Pilot says lightning caused deadly Russian crash landing

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Members of emergency services and investigators work at the scene of an incident involving an Aeroflot Sukhoi Superjet 100 passenger plane at Moscow's Sheremetyevo airport, Russia May 6, 2019. (Reuters)
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A still image, taken from a video footage and released by Russia’s Investigative Committee on May 6, 2019, shows members of emergency services work at the scene of an incident involving an Aeroflot Sukhoi Superjet 100 passenger plane at Moscow’s Sheremetyevo airport, Russia. (The Investigative Committee of the Russian Federation via Reuters)
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This photo taken from a video distributed by Russian Investigative Committee on Monday, May 6, 2019, shows employees of the Russian Investigative Committee working at the wreckage of the Sukhoi SSJ100 aircraft of Aeroflot Airlines at Sheremetyevo airport outside Moscow, (The Investigative Committee of the Russian Federation via AP)
Updated 06 May 2019

Pilot says lightning caused deadly Russian crash landing

  • The plane that burst into flames was without radio communications because of a lightning strike
  • The Sukhoi SSJ100 reportedly did not jettison any fuel before landing, as is common procedure to reduce the weight of an aircraft that must land shortly after takeoff

MOSCOW: The pilot of a Russian passenger plane that erupted in a ball of fire on the runway of Moscow’s busiest airport, killing 41 people, said lightning led to the emergency landing.
Investigators were on Monday working to understand the causes of the blaze after the Sukhoi Superjet-100 had to return to Sheremetyevo airport shortly after take-off Sunday evening.
Pilot Denis Yevdokimov told Russian media the aircraft lost communication and needed to switch to emergency control mode “because of lightning” on the Aeroflot flight to the Arctic city of Murmansk.
He did not specify if the plane was struck directly.
“We managed to restore communication through the emergency frequency on our radio connection. But the link was only for a short time and kept cutting out... it was possible to say only a few words,” he told the Komsomolskaya Pravda newspaper.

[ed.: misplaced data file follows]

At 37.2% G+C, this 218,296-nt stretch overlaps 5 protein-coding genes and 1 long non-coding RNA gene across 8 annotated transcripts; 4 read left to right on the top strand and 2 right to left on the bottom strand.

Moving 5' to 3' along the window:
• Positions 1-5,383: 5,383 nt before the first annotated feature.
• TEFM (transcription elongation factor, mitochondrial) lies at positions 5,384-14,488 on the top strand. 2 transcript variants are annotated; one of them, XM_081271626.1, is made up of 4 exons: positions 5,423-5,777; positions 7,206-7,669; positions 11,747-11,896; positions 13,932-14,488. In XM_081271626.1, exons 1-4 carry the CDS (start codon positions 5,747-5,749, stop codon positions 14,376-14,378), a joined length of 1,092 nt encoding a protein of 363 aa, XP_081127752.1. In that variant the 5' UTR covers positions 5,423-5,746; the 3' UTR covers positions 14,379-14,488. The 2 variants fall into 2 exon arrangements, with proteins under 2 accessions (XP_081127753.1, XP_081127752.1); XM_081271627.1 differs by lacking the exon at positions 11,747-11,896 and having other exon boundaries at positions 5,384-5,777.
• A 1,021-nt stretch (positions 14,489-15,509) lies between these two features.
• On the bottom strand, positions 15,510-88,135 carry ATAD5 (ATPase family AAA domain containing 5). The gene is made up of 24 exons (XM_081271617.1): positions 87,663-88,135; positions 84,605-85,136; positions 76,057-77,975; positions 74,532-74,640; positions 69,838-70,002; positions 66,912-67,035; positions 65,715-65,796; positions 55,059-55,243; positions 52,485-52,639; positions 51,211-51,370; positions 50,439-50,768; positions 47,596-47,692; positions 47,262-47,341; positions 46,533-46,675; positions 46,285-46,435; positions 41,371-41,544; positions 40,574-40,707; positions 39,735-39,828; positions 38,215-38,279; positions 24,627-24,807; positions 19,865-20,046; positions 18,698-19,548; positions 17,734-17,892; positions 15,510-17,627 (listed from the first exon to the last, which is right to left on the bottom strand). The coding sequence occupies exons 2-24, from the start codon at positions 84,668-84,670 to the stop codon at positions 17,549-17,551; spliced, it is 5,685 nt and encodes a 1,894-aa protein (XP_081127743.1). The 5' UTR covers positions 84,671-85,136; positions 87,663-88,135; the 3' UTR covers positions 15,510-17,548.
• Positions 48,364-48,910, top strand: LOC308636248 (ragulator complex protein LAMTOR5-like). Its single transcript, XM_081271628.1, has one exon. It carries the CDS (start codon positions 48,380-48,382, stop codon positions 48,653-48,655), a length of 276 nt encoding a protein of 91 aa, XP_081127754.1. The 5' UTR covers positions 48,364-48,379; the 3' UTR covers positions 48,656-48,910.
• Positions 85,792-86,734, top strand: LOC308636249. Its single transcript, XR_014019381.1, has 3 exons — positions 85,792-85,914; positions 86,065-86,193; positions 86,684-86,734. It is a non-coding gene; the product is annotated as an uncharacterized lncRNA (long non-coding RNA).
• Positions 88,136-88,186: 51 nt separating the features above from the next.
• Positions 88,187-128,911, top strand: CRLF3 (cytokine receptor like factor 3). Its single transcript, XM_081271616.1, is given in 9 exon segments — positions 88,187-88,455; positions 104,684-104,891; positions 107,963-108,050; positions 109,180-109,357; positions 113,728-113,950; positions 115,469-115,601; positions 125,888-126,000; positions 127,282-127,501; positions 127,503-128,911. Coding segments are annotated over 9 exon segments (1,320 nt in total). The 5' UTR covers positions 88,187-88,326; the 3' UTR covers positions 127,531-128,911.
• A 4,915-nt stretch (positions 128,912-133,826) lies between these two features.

Videos on social media showed the plane crash-landing and then speeding along the runway with flames pouring from its fuselage.
People could be seen leaping onto an inflatable slide at the front and running from the blazing plane as columns of black smoke billowed into the sky.

Another video shot inside the cabin showed roaring flames outside the window and passengers crying out in panic.
Yevdokimov said he believed the plane burst into flames on landing, most likely because of full fuel tanks.
Aside from the dead, nine people were in hospital, three of them seriously injured, authorities said.
US Secretary of State Mike Pompeo said an American citizen had died as he expressed “sincere condolences” to the families of the victims.
Russian President Vladimir Putin offered his condolences to the victims’ loved ones and said the investigation into the disaster “should be as thorough as possible.”
The jet — carrying 73 passengers and five crew members — took off from Sheremetyevo at 6:02pm (1502 GMT) and the crew issued a distress signal shortly afterwards, officials said.
Flight tracking site Flightradar24 showed the plane circling near the capital before landing.
Transport Minister Yevgeny Dietrich said there were no plans to ground the Superjet-100 model.
The charred aircraft surrounded by vehicles and a crane could still be seen from the terminal on Monday afternoon.
The Russian Investigative Committee later said the fragments were moved into a hangar and black boxes handed to experts.
Flight schedules at the airport were disrupted by the accident due to one of the two runways being closed.
Several people on board said they witnessed the lightning strike.

Passenger Pyotr Yegorov told media: “We had just taken off when the plane was hit by lightning... the landing was very hard, we almost passed out from fear.
“The plane bounced on the tarmac like a grasshopper and burst into flames on the ground.”
“We had taken off, we were in a cloud, there was heavy hail,” flight attendant Tatyana Kasatkina told the Rossiya 24 news channel.
“Then it was like a slap, a flash, like electricity. It all happened very fast.”
Vladimir Yevmenkov, another passenger, told TV news he saw lightning striking the right engine of the plane twice from his seat after take off.
“There were two very loud bangs and two flashes, but the engine did not catch fire.
Aviation expert and former construction engineer at Sukhoi, Vadim Lukashevich, said a lightning strike is “does not lead to any catastrophic consequences” for modern planes.